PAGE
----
Today we have a piece by Jörg about Anti-English chauvinism and Scottish independence for you…
Jörg & Axel
It was a hot Berlin summer evening in 2016. I had the window open in the Wohngemeinschaft I was living in as I worked late at my desk. Suddenly a huge roar rolled into the room. The whole city seemed to have erupted in one spontaneous moment of joy.
We were in the middle of the European Championships. Had Germany secured passage into the quarter finals? Far from it, little Iceland had just scored an unlikely goal… against England.
Good, I thought, as I read the score. Being of Scottish-Welsh heritage myself, the only sporting joy I get is when the Auld Enemy gets a bloody nose. But I was surprised that the Germans cared that serial underachiever England was once again going home early.
For many Germans though, the English loss on June 27th 2016 went beyond football. I caught the second half in my local bar, and it was clear that everyone wanted the English to get a beating after a result that had come in four days beforehand - the Brexit referendum.
A Remainer myself, I was more than happy to join in the celebrations. They seemed harmless enough.
But the more time that has passed since June 23rd 2016, the more I have become aware of a darker side to the German indignation at Britain’s vote to leave the EU.
As a Scot I’d already noticed a certain prejudice. When I arrived in Berlin in 2014 everyone expected me to support Scottish independence in the referendum of that year. I realized that many Germans see Scotland as occupied territory. And while they have positive stereotypes of the Celts (friendly, funny, generous etc) the English are typecast as arrogant and cold.
As well as having a complete ignorance of the common history of Scotland and England, most Germans who asked me about independence had no understanding of the economics. When I told them that Scotland would face major economic risks if it chose to break away, I was met with uncomprehending stares.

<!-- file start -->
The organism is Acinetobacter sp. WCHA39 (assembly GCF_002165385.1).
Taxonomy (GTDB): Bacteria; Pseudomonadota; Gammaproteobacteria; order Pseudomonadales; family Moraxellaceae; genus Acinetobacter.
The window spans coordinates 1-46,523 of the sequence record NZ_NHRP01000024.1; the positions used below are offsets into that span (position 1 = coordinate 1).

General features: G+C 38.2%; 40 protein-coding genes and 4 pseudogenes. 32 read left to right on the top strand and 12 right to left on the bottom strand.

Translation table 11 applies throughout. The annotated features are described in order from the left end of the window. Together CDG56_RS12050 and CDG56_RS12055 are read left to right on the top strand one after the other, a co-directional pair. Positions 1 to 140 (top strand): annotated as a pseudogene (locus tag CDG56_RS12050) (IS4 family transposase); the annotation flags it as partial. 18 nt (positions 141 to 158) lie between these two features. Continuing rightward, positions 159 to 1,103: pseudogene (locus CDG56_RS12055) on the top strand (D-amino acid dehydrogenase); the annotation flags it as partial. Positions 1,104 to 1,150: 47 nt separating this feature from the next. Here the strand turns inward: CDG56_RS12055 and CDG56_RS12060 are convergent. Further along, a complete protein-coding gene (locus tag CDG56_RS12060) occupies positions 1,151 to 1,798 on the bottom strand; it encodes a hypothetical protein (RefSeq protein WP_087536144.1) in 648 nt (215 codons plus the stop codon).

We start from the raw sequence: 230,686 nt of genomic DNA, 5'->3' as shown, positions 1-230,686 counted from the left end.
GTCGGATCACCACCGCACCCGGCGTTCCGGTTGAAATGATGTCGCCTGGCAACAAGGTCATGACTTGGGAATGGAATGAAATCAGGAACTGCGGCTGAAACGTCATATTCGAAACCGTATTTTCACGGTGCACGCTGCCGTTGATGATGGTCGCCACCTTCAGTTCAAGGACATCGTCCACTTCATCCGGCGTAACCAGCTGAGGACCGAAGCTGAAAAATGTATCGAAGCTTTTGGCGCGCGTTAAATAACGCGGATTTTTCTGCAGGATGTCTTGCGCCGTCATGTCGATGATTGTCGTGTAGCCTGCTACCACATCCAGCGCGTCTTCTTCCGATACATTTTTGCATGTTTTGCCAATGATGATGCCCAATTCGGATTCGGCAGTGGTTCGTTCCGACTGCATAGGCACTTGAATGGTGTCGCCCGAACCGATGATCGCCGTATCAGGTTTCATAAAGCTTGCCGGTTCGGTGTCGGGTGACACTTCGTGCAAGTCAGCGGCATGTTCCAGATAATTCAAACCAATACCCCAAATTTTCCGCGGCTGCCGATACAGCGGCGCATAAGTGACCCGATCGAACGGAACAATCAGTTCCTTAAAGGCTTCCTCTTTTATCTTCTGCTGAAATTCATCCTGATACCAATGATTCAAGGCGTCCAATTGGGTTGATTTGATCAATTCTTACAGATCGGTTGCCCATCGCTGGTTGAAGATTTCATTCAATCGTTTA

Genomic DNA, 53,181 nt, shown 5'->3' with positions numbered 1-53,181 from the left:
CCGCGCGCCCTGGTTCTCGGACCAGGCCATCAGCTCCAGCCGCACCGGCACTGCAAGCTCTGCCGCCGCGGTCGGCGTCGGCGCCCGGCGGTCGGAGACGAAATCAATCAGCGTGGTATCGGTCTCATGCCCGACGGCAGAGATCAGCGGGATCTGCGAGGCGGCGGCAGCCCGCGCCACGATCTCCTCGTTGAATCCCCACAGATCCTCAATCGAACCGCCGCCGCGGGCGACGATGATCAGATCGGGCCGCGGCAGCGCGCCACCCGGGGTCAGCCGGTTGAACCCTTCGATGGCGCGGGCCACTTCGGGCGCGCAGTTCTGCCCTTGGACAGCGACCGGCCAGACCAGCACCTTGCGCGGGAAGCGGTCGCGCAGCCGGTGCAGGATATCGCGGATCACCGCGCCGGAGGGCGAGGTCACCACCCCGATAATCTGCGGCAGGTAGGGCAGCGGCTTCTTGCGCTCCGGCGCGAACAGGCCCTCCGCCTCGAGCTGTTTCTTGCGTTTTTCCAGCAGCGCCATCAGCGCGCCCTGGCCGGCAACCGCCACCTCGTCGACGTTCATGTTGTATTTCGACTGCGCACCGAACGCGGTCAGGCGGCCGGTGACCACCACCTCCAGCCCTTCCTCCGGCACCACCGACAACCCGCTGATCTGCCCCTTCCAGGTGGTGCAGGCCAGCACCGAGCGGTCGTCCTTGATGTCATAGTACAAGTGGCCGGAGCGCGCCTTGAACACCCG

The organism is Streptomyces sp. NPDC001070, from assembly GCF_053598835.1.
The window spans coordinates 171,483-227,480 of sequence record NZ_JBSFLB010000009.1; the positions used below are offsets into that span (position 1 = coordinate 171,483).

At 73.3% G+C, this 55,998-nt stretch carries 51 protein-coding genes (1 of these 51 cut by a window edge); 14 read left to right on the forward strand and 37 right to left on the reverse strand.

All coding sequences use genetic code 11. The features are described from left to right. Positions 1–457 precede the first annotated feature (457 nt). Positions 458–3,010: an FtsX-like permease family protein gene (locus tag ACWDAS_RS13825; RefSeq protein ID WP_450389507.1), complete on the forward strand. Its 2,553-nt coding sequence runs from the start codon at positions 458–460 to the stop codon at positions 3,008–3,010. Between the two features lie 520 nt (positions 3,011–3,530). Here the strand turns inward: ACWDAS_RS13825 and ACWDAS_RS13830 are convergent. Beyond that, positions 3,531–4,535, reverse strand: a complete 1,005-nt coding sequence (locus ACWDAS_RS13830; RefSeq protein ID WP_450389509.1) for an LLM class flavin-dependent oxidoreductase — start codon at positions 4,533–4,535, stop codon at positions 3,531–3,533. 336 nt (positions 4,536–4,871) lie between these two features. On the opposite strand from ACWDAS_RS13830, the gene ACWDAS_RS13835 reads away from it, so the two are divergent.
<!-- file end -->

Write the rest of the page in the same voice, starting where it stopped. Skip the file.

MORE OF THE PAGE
Since 2016 this anti-English chauvinism has become ever more apparent. Interestingly, it doesn’t come from the AfD - several of their leaders seem to hold British parliamentary democracy in awe. And, unlike in Britain, it doesn’t come from the tabloids. The newspapers that feed the anti-English narrative are those read by the middle classes.
These broadsheets make no attempt to understand why a politician like Boris Johnson - despite his obvious failings - could be so popular. Instead, BoJo is simply a cartoon villain who has managed to hoodwink the public by playing the nationalist card. Any successes - like vaccine purchases - are conceded through gritted teeth.
On the other hand, the woman who rules north of the border is given a free pass even though she is just as guilty of populist tricks.
With Scotland holding national elections on Thursday, the German press took to the streets of Britain’s northern nation en masse - with predictable results.
Der Spiegel told its readers that First Minister Nicola Sturgeon has a “stoic self-containment that is reminiscent of Angela Merkel” and speaks with a “delightful directness.” We have her to thank for “positioning Scotland as a cosmopolitan alternative to isolationist Brexit Britain.”
What cosmopolitanism exactly the magazine is talking about is a mystery to anyone who has watched the pasty-faced Scottish football team play against the multi-cultural English. And of course Der Spiegel makes no mention of the fact that Sturgeon’s job was on the line barely a month ago for an alleged breach of the ministerial code.
One might expect a bit more balance from a public broadcaster. But ARD’s profile of Sturgeon (“A career for Scotland”) doesn’t even mention the Salmond sexual assault fiasco.
Die Welt interviewed a Green party candidate who complained about “the money-grubbing English.” This aspiring politician is part of a generation who pride themselves on being “progressive, green, open to immigration and, of course, pro-EU,” the article informed us without even a hint of irony.
Most cringe worthy of all, the Süddeutsche Zeitung, painted the debate as being between “more courageous and modern” Scots and evil Tories down south, who tell them they aren’t up to the task of self-rule.